Friday, March 30, 2007

Bush and the Rovewellians: Still Going

Also at DKos.

The Bush administration and its supporters never give up. They still think they can bullhorn their way out of any disaster they create.

Bush administration sex doll Joe Lieberman told CNN on Thursday that he "thinks the president's changed policy in Iraq has successfully decreased the violence in Baghdad and increased the confidence of U.S. forces there."

Joe Lieberman "thinks" things are going well? What makes him think that?

"Our soldiers told [Ret. Gen. Jack Keane] they feel more confident than ever as they go on patrol in Baghdad in the neighborhoods we've settled into with their Iraqi colleagues," Lieberman told CNN's Wolf Blitzer. "The American soldier is more confident walking the streets of Baghdad today and that's a very important change."

As to the wave of shooting deaths in Tal Afar earlier this week, Lieberman told Blitzer the massacres were all the more reason not to leave Iraq prematurely.

As the CNN report indicates, Joe is getting his information from retired Army General Jack Keane. You should know a few things about Keane before you judge what he has to say about the progress of the "surge" strategy.

Keane was a military adviser to the Iraq Study Group (ISG) who labeled the group's recommendations as "impractical." “Based on where we are now we can’t get there,” he said, and added that the ISG's conclusions said more about "the absence of political will in Washington than the harsh realities in Iraq.”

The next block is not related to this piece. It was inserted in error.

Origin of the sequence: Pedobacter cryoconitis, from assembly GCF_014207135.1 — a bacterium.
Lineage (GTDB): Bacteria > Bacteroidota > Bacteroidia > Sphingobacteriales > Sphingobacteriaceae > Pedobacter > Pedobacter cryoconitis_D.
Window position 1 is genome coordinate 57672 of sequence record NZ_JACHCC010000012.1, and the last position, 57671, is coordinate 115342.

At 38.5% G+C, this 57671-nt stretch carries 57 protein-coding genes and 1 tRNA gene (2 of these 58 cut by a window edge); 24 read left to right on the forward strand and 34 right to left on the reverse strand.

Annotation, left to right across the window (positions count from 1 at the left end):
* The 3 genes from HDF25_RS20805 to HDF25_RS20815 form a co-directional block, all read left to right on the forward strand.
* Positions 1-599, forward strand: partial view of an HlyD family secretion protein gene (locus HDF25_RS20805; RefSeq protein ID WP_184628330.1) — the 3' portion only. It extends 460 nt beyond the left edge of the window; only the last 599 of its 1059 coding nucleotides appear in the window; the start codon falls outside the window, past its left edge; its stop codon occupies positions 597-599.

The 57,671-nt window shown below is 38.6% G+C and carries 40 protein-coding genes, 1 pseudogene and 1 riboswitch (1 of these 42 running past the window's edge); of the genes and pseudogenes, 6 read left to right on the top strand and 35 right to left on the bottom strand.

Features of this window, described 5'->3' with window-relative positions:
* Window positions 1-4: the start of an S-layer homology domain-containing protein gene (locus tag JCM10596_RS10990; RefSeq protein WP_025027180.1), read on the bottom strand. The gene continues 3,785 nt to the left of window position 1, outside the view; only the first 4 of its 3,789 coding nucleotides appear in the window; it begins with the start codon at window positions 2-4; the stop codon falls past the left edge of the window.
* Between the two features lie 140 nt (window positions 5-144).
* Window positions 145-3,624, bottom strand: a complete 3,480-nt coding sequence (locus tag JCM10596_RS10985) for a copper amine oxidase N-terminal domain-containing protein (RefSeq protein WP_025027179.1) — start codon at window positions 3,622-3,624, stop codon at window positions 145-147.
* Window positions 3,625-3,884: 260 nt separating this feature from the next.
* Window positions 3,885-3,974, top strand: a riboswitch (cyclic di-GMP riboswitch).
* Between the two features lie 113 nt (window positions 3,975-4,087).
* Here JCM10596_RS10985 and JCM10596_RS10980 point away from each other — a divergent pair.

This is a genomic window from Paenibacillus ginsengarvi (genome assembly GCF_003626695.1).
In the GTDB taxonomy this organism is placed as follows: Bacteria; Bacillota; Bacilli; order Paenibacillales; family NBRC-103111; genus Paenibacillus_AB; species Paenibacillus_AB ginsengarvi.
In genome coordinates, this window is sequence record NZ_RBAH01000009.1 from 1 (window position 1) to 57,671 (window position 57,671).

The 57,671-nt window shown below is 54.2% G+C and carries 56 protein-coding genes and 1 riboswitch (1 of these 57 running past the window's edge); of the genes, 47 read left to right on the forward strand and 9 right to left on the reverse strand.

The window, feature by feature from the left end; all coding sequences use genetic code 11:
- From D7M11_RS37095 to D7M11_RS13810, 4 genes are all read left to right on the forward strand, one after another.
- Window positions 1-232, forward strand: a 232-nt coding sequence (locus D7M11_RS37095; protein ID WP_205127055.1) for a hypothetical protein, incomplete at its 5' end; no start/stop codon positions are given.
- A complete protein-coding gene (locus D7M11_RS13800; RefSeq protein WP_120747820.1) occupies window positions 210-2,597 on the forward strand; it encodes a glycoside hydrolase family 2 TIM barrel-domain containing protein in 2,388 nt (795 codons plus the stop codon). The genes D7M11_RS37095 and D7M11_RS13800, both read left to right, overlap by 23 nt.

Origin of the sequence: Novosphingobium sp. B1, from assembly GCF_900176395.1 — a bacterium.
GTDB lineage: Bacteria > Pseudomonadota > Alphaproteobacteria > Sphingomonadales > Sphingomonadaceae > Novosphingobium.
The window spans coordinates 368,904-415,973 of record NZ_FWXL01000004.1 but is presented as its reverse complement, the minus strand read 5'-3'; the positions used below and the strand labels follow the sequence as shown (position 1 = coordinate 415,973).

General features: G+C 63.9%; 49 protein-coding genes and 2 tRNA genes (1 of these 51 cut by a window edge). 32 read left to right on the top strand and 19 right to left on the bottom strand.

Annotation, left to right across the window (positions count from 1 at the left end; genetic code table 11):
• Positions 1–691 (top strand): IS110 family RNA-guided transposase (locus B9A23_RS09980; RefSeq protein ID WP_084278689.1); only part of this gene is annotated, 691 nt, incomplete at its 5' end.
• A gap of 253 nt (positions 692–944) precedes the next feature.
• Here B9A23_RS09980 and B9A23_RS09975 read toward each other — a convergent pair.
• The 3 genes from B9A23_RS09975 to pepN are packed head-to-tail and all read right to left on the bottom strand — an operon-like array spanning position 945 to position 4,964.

Funny thing about Keane. Around the time he was working with the ISG, he was also working with Fred Kagan of the neoconservative American Enterprise Institute on the so-called "surge plan" that Mr. Bush is presently executing. In late December of 2006, Keane and Kagan wrote:
Bringing security to Baghdad--the essential precondition for political compromise, national reconciliation and economic development--is possible only with a surge of at least 30,000 combat troops lasting 18 months or so. Any other option is likely to fail.

So it's little wonder that Keane would tell Lieberman that "our soldiers feel more confident" while on patrol in Baghdad.

It's also little wonder that the Kagan/Keane plan seemed so tailor made to refute the ISG's recommendations, given that Keane was in on the ISG's deliberations.

And hey, come to think of it, Robert Gates was an "expert" on the ISG prior to his nomination to the Secretary of Defense post.

Isn't that interesting?

Higher and Deeper

Mr. Bush recently quoted two Iraqi bloggers as saying that things are returning to normal in that country's capital. Said bloggers are a pair of brothers who write an English language blog in Baghdad. They both got to meet Mr. Bush in the Oval Office in 2004. U.S. Blogger JuliaAnn notes that the Iraqi bloggers' prose sounds like something Under Secretary of State for Public Diplomacy and Public Affairs Karen Hughes might have written. It sounds that way to me too. It sounds to me like they're on the payroll.

On the diplomatic front: Saudi Arabia's King Abdullah pulled the pin on the Bush administration's Iraq policy earlier this week with his opening remarks at the annual Arab League summit meeting.
In beloved Iraq, blood is being shed among brothers in the shadow of an illegitimate foreign occupation, and ugly sectarianism threatens civil war.

"We were a little surprised to see those remarks," said Undersecretary of State Nicholas Burns. He allowed as how maybe King Abdullah was "mistranslated."